The world's biggest smartphone maker Samsung blamed faulty batteries on Monday for the fires that led to last year's humiliating recall of its flagship Galaxy Note 7 device. Samsung Electronics was forced to discontinue the smartphone, originally intended to compete with Apple's iPhone, after a chaotic recall that saw replacement devices also catching fire. The debacle cost the South Korean company billions in lost profit and reputational damage, in a torrid period which has also seen it embroiled in the corruption scandal that has resulted in President Park Geun-Hye's impeachment.

    AFP 19 min ago
  • VRGE is a charging dock for your VR headset that doubles as a storage unit

    If you're looking for a subtle means of storing your virtual reality headset when it's not in use, South Carolinia's Team VRGE has a solution that may even be able to charge your head-mounted display.

    Digital Trends
  • 10 Geographically Remote Places to Get Away From It All (10 photos)

    Luxury travelers are increasingly heading for resorts on secluded, hard-to-reach peninsulas and islands to escape the world for a few weeks, perhaps for the illusion of safety in these turbulent times. However, for more intrepid adventure types, getting off the beaten track means consulting maps, crunching data, and undertaking long and complex journeys to get to the ends of the Earth. We've found 10 super-remote places, some hard to get to, others with bold and unusual geographic claims, but all offering a healthy dose of nowhere in particular.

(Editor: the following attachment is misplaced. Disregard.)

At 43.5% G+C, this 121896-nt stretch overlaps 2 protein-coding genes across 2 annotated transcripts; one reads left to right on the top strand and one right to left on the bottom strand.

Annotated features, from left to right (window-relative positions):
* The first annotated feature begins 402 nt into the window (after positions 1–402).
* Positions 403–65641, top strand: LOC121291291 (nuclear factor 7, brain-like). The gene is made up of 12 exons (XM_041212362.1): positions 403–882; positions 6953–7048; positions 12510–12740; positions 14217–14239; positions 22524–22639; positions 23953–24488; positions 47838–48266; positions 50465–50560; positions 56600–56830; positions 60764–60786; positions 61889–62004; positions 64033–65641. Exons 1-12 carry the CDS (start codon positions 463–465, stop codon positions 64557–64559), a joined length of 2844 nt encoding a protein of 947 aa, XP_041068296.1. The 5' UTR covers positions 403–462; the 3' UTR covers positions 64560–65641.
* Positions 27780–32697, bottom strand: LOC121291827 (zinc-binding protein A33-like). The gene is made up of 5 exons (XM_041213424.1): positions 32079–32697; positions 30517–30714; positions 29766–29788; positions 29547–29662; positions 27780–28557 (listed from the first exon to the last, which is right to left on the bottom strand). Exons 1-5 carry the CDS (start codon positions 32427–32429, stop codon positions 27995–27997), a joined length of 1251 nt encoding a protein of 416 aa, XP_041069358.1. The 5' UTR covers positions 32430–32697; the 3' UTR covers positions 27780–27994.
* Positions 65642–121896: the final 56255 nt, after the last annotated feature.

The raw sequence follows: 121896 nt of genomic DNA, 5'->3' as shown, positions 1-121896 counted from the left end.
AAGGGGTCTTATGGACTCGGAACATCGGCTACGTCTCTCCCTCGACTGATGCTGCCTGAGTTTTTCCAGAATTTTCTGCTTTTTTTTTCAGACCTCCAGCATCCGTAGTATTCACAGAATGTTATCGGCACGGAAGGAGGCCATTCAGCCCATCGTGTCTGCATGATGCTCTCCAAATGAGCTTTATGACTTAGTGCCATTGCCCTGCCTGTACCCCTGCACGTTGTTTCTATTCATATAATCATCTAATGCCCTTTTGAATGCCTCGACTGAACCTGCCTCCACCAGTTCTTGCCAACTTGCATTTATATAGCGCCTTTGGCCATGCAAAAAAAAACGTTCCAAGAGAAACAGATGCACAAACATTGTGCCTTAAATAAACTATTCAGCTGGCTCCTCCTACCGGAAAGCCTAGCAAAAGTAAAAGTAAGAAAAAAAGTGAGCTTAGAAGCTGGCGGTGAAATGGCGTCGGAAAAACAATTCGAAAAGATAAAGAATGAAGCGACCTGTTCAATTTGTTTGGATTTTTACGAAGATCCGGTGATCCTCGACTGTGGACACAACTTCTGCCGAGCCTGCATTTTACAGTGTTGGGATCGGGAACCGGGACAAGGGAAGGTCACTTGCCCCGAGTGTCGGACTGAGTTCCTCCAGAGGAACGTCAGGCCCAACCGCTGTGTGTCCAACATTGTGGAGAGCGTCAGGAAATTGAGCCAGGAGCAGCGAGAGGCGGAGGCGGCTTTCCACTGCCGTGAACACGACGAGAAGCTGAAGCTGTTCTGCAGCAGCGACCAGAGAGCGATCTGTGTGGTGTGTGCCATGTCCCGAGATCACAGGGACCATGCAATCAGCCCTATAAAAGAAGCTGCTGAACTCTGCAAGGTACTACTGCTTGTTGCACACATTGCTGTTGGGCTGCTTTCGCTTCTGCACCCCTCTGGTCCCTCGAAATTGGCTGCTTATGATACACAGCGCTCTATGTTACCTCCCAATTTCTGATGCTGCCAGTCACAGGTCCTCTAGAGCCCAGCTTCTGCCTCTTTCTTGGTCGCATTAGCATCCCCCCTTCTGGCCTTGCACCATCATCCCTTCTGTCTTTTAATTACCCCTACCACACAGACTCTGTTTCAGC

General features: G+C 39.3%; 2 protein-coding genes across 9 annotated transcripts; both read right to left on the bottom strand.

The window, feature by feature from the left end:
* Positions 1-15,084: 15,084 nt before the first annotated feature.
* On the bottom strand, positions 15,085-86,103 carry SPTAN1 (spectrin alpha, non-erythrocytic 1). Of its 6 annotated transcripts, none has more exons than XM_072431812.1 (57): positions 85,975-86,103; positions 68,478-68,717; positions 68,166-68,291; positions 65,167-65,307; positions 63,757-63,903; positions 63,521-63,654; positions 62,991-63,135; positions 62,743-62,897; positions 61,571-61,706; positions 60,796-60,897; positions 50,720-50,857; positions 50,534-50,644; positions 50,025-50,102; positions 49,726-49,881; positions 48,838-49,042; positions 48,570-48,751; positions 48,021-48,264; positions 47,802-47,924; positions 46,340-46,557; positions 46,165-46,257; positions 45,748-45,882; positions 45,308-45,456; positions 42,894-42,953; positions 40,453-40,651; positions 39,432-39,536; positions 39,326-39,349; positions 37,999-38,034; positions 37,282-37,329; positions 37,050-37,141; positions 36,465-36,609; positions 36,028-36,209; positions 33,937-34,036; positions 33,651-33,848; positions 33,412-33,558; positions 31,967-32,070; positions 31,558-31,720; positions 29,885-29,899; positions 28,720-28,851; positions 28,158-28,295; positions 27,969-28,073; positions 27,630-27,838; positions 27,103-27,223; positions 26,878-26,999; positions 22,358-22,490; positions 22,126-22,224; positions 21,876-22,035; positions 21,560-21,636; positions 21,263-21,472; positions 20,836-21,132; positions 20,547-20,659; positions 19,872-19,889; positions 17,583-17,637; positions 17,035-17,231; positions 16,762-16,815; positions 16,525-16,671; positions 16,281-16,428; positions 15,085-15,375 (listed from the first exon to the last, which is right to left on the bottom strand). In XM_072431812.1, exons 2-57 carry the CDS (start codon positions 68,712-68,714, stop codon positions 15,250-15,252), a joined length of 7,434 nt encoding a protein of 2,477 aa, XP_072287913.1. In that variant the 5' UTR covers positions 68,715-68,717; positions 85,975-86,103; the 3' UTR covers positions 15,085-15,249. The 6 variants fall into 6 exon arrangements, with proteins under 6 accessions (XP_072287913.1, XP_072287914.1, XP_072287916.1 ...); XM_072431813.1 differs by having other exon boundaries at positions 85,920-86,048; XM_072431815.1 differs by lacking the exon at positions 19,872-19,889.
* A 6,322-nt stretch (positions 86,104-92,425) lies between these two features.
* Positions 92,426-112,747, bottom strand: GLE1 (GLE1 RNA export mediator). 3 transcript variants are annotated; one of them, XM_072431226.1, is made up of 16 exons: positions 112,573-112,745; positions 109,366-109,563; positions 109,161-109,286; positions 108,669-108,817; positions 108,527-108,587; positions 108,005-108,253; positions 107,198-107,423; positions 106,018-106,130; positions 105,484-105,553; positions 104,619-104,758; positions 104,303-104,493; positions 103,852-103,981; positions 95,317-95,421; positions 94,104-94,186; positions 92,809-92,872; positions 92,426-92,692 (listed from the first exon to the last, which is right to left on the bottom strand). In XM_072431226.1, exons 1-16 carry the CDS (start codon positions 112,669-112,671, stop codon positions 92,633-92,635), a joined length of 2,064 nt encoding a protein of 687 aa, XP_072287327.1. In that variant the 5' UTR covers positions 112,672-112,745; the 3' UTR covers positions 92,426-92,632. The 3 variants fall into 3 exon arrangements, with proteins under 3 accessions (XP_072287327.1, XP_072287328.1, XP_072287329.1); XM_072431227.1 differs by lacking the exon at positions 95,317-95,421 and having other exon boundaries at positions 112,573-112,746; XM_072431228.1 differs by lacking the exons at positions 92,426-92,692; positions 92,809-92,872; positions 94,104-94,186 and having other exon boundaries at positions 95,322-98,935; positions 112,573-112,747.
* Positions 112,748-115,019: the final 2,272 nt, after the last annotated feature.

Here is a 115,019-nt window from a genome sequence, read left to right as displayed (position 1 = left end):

Travel+Leisure
  • Samsung Galaxy Note 7 recall: Everything you still need to know about what's coming next

    A more detailed look at why Note 7 phones caught fire not once, but twice -- and what happens next.

    CNET q
  • New trailers: Logan, Power Rangers, and more

    Hugh Jackman's final outing as Wolverine looks as action packed as you'd expect, but I certainly didn't expect it to look quite as personal and emotional as it seems to be hinting at in this trailer. This trailer doesn't exactly leave me feeling encouraged.

    The Verge q
  • The world’s ‘most innovative’ economy